Chapters alternate between the main story around the cathedral and a secondary thread focused on Brigid’s life. While the biographical sections are insightful when it comes to understanding Brigid, they sometimes intrude on the more engaging primary story. Gentle prose that exemplifies an obvious love for plants carries interest through. Each chapter is headed with a horticultural entry and illustration from Brigid’s journal, tying a specific plant to the events of the chapter.
Bursting with botanical piquancy, Of Green Stuff Woven is a novel about the relationship between humans, their environment, and the divine.
MEAGAN LOGSDON (February 27, 2020)
A meteorite plunges from the sky, its impact stirring up a small Finnish community’s vices. This celestial act begins Little Siberia, the latest engrossing title from snark noir master Antti Tuomainen.
Who owns the heavens? If you ask disgraced race car driver Tarvainen, he’s entitled to at least a piece. After all, he only missed a meteorite-braining by centimeters; when his car came to a stop with the steaming treasure in his passenger’s seat, it felt like providence. But scientists are laying claim to the rock, too. They’ve valued it at a million euros—enough to change anyone’s life. Until they can retrieve it, the meteorite waits in Hurmevaara, guarded by local volunteers.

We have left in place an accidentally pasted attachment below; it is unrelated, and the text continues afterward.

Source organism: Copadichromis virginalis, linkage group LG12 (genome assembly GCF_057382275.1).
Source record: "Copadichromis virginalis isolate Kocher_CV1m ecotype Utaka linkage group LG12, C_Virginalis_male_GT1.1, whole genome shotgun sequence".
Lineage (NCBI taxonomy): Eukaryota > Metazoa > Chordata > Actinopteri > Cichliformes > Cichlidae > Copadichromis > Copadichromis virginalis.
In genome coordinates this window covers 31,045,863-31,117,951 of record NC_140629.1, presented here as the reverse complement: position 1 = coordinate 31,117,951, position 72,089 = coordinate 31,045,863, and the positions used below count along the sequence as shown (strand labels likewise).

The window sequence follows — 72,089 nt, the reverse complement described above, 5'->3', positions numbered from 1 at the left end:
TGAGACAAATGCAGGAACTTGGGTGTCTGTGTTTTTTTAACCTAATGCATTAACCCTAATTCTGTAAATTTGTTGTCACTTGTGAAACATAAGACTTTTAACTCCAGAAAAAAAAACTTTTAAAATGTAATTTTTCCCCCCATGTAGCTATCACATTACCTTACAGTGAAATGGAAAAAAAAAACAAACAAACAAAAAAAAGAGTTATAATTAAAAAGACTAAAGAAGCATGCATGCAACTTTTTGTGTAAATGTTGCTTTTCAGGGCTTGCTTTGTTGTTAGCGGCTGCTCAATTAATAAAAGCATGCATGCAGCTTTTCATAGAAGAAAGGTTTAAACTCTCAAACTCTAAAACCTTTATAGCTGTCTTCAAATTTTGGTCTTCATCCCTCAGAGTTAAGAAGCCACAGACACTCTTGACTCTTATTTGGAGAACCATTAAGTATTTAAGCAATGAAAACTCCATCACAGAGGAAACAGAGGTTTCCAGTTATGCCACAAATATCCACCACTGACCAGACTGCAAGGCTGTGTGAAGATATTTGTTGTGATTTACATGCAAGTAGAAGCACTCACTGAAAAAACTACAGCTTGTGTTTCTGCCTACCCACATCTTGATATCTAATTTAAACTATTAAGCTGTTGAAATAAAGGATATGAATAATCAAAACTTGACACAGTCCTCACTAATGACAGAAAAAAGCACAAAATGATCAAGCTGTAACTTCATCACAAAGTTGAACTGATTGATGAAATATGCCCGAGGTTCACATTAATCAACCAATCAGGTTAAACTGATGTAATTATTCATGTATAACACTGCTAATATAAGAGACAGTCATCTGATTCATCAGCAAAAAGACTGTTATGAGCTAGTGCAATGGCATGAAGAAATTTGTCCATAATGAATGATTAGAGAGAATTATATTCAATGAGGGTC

Among these volunteers is Joel, a practical priest who’s got more on his mind than the possibility of the sky falling down. His wife, Krista, has announced that she’s pregnant—inexplicably, as Joel is unable to propagate. For Joel, the shadowy figures who’re planning to steal the meteorite are an unwelcome distraction from his search for deeper truths.